Tu-23: The Potential of Collecting Data on Student Sleep Habits

By Travis Loux (Saint Louis University)


Collection and analysis of real-world, personally relevant data is a primary recommendation for teaching introductory statistics (GAISE 2016). In this project, students are asked to collect information on their sleep habits over the course of several weeks. Students then apply the concepts learned throughout the course to the individualized data they have collected. These concepts include: study design, representative sampling, and non-response bias; descriptive statistics and graphs; sampling variability; confidence intervals and hypothesis tests; linear regression; and ethics of sharing personal information. The personal and well-understood context of this project allows students to be able to think critically about the quality of their data, statistical assumptions, and interpretations of their results. Reflective questions asked in each assignment showed high student engagement with the data and project. This project was undertaken in an introductory biostatistics class for public health, health management, and biostatistics majors at a mid-sized four-year university.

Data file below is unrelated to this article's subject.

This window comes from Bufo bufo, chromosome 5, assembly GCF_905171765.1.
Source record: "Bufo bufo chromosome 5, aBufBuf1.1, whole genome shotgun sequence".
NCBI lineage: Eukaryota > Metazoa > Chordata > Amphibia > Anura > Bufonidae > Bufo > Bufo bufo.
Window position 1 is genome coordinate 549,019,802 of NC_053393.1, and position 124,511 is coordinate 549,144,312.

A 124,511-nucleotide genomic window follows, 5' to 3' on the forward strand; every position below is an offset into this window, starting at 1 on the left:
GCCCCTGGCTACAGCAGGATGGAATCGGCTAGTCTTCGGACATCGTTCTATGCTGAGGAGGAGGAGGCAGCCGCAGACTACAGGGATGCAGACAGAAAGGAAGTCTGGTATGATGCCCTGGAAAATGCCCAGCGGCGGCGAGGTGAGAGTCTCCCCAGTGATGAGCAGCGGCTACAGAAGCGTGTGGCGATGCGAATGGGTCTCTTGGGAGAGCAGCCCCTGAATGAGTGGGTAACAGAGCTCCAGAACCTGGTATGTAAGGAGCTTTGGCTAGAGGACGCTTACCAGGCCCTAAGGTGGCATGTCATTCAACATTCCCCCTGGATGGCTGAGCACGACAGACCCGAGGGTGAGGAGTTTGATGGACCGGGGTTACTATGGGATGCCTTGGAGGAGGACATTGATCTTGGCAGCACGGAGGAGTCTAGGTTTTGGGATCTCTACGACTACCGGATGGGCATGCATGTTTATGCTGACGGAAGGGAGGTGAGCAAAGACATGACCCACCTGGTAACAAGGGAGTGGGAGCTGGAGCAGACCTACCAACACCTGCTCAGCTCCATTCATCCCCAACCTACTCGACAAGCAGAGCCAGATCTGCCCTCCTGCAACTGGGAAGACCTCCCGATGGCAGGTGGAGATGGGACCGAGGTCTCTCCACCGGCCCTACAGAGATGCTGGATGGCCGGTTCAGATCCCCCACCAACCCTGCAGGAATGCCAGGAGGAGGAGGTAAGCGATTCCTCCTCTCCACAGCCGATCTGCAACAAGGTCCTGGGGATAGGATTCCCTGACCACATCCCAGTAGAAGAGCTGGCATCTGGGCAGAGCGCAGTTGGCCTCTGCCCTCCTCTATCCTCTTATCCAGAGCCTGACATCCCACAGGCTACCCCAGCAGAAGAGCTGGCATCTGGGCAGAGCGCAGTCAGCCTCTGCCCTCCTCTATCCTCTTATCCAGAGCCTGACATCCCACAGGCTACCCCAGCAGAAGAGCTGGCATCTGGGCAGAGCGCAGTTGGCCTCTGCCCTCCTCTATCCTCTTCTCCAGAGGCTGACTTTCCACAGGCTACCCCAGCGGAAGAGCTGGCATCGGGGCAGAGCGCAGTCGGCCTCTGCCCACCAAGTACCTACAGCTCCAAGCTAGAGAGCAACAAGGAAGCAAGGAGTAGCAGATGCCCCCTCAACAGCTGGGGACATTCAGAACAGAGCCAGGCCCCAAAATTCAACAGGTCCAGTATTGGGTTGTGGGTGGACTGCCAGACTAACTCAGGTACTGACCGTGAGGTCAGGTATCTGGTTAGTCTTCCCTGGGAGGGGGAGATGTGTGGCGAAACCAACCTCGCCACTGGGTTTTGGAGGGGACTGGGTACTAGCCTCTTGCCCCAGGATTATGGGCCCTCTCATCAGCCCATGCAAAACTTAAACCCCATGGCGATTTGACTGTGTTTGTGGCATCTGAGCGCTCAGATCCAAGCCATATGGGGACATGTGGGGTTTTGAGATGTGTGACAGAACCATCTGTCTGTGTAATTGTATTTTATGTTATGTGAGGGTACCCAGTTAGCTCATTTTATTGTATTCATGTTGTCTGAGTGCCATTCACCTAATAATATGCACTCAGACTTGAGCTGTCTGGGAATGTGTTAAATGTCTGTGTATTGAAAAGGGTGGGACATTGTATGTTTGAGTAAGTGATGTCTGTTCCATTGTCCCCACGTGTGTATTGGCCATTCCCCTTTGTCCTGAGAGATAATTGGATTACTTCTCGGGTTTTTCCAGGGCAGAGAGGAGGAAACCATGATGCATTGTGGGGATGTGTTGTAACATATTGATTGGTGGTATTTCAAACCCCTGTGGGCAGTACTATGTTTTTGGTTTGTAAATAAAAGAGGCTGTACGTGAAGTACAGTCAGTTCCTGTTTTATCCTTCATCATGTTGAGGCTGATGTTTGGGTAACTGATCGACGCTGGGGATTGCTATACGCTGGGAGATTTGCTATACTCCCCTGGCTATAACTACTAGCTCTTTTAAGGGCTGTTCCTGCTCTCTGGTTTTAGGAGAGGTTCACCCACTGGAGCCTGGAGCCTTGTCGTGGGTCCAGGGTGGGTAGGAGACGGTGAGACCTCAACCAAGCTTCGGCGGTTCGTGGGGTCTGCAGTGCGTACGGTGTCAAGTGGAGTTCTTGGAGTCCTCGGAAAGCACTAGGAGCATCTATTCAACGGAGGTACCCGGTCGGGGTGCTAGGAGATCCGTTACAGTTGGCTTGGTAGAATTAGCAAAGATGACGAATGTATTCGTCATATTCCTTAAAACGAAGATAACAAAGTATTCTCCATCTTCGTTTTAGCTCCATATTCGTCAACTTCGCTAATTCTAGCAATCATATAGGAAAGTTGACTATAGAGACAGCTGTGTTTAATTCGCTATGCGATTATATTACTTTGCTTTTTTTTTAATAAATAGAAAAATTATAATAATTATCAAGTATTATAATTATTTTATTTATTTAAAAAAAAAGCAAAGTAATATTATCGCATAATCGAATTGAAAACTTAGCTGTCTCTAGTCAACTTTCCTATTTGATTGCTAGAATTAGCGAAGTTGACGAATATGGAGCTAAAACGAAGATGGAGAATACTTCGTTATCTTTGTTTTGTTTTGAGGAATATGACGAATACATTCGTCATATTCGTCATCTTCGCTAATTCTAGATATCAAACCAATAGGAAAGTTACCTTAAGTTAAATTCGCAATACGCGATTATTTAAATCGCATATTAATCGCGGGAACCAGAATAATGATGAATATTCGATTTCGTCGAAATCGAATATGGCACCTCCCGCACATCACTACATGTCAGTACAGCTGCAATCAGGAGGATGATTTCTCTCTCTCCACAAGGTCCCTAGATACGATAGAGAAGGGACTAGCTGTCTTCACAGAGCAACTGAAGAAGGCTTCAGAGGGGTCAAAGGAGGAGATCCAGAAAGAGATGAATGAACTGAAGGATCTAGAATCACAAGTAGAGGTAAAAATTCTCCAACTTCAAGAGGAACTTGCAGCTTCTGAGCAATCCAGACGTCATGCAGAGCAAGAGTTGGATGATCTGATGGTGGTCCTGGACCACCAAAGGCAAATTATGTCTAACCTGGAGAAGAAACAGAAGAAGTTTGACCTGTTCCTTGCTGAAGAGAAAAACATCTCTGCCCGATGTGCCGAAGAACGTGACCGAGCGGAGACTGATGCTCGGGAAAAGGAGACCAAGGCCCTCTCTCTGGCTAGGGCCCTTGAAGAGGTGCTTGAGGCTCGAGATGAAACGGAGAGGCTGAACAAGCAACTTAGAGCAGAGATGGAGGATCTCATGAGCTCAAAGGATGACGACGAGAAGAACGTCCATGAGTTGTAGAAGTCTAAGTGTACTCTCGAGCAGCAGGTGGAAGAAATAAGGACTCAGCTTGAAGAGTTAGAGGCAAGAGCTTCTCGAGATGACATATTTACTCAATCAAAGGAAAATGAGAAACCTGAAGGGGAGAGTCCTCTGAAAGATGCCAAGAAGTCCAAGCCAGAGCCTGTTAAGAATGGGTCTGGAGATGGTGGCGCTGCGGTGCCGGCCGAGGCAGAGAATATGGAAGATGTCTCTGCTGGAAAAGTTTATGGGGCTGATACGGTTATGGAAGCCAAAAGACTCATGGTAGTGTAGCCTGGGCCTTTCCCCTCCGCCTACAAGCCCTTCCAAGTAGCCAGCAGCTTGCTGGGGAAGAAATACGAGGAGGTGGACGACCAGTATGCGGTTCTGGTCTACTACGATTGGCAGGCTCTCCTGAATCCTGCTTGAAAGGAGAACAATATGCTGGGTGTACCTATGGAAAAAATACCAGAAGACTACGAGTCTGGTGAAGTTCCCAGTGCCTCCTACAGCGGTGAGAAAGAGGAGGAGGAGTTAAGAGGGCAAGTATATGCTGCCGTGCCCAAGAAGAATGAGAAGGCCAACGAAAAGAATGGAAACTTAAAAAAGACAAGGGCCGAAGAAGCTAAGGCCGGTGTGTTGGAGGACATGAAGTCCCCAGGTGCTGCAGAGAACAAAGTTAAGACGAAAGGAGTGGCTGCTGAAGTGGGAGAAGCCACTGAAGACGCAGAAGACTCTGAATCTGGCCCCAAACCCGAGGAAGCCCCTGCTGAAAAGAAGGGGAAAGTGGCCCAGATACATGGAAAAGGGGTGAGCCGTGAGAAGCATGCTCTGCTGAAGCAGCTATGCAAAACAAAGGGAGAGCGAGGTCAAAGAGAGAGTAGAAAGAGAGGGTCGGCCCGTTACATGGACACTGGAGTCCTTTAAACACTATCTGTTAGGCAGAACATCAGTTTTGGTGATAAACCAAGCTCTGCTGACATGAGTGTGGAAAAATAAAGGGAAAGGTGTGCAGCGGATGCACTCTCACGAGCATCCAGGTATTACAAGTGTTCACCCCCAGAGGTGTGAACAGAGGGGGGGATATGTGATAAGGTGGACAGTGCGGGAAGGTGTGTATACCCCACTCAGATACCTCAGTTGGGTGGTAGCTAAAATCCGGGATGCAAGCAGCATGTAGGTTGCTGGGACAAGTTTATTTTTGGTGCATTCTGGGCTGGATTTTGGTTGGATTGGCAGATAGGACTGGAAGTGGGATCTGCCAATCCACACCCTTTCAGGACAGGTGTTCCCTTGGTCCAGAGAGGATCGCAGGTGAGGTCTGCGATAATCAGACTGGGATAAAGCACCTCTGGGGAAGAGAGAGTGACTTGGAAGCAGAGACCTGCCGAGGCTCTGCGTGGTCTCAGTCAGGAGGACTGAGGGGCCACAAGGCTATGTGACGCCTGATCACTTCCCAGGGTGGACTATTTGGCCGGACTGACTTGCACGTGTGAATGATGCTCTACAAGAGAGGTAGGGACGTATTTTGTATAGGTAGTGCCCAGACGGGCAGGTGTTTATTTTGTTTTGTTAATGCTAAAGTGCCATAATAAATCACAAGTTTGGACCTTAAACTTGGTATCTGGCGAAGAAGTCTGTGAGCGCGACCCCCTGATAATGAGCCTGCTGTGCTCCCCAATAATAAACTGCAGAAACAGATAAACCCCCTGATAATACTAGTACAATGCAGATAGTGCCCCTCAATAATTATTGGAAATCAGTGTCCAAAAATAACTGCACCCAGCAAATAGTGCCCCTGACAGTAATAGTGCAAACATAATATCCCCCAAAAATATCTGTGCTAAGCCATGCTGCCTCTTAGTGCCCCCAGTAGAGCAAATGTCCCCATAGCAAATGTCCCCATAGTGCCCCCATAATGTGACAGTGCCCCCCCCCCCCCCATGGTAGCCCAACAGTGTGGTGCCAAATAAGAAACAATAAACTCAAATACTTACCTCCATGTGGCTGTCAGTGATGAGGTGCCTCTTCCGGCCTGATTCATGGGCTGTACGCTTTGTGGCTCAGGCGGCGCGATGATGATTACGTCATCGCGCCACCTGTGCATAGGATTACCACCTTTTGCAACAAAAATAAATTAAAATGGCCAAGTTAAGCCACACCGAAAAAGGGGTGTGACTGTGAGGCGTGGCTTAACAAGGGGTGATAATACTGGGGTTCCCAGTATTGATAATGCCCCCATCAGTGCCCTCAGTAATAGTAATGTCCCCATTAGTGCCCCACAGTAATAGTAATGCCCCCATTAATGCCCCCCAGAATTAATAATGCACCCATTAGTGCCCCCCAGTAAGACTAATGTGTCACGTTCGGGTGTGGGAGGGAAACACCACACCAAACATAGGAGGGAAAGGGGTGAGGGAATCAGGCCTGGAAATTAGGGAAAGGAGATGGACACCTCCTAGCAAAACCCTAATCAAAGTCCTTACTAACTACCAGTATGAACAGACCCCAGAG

Tu-23 - The Potential of Collecting Data on Student Sleep Habits.pdf